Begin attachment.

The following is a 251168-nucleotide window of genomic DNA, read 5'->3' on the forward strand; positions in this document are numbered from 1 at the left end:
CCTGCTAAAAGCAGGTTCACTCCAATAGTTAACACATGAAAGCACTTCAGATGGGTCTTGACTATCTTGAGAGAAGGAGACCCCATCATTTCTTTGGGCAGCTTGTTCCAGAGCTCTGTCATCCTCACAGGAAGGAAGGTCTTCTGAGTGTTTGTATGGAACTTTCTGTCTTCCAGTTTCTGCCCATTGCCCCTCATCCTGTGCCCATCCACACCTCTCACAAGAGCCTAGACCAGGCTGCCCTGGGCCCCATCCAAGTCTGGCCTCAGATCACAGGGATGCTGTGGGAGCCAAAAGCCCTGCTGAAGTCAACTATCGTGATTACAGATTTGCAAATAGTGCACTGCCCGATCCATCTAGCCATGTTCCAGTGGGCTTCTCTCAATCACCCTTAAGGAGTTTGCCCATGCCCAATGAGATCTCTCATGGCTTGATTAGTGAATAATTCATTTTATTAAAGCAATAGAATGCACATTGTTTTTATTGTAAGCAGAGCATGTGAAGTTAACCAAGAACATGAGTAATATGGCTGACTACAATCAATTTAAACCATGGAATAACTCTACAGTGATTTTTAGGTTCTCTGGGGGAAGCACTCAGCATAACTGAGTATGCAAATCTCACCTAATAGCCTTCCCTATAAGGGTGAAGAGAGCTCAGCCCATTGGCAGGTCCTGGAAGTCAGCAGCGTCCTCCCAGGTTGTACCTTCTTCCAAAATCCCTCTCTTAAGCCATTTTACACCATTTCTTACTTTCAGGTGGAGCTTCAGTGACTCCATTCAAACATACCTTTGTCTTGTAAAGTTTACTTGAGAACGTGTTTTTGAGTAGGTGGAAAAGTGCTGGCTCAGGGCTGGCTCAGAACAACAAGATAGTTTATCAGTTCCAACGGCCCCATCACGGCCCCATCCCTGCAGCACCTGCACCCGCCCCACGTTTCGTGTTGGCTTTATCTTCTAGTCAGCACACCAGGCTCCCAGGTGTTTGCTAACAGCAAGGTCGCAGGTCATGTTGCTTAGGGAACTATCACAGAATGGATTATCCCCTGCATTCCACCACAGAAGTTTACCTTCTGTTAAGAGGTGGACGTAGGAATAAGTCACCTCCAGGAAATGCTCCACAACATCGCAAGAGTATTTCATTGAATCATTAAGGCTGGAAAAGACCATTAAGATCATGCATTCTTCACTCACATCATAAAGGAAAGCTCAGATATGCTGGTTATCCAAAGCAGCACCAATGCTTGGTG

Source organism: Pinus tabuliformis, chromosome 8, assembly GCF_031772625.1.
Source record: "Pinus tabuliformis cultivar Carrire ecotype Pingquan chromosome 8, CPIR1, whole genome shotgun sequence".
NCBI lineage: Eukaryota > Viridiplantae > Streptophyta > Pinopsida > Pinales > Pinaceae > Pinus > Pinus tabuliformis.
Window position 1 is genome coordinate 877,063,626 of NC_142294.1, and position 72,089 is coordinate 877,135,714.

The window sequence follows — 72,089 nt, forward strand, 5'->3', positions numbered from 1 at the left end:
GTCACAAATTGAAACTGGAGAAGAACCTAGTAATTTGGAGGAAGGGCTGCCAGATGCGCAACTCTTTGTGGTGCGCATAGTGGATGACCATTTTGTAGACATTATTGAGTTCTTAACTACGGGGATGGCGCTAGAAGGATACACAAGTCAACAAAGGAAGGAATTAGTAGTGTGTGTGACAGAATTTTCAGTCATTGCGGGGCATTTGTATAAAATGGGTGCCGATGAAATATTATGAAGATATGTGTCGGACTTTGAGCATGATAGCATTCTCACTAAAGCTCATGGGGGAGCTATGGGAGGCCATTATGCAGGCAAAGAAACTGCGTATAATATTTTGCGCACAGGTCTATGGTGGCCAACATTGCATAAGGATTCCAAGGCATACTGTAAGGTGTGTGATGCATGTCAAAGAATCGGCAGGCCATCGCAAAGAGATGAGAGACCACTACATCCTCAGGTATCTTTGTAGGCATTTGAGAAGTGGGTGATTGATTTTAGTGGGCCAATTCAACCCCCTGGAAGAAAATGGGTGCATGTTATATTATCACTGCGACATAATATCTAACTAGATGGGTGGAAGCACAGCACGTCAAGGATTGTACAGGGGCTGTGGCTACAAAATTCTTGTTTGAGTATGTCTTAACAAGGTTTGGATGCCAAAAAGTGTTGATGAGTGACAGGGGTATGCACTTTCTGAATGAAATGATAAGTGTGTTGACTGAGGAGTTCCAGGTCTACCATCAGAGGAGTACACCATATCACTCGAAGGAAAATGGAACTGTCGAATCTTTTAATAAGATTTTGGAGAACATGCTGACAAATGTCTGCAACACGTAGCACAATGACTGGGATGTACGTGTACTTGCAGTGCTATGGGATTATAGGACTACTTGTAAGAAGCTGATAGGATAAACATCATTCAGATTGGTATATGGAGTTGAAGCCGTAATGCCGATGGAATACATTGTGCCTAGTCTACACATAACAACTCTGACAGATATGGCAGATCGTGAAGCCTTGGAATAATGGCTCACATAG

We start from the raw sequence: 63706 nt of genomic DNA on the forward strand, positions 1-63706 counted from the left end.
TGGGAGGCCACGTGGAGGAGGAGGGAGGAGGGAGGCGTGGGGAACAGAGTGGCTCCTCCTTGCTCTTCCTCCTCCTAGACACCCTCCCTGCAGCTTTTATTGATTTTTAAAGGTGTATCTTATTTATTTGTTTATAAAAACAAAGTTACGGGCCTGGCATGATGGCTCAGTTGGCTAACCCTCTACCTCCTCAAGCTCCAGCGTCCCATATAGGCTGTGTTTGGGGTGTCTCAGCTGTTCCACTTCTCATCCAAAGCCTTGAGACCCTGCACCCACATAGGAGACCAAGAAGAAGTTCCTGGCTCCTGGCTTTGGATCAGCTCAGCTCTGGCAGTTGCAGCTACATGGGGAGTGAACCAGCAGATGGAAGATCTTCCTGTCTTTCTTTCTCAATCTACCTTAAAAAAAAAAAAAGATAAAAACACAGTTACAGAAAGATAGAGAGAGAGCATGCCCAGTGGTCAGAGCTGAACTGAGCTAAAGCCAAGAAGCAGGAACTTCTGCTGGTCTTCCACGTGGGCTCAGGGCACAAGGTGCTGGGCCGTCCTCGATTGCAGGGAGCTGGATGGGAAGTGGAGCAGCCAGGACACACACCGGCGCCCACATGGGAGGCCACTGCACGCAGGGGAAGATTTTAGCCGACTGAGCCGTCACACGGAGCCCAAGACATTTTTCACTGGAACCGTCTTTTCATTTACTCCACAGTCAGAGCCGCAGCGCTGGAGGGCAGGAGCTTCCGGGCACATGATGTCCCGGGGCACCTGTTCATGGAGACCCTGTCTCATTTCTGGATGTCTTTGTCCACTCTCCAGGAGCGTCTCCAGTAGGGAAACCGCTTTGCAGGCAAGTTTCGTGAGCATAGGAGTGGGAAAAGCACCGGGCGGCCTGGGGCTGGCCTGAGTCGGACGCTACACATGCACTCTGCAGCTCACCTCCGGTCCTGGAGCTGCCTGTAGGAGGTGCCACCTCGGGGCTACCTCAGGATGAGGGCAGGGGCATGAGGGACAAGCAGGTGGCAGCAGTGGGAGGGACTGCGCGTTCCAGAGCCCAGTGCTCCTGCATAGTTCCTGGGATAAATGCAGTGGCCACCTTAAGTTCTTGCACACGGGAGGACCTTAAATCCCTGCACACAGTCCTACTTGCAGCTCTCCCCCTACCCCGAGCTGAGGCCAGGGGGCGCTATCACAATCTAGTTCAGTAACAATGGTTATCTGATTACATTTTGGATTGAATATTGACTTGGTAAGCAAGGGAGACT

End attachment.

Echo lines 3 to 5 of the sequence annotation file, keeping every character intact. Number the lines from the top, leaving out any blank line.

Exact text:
Source organism: Pinus tabuliformis, chromosome 8, assembly GCF_031772625.1.
Source record: "Pinus tabuliformis cultivar Carrire ecotype Pingquan chromosome 8, CPIR1, whole genome shotgun sequence".
NCBI lineage: Eukaryota > Viridiplantae > Streptophyta > Pinopsida > Pinales > Pinaceae > Pinus > Pinus tabuliformis.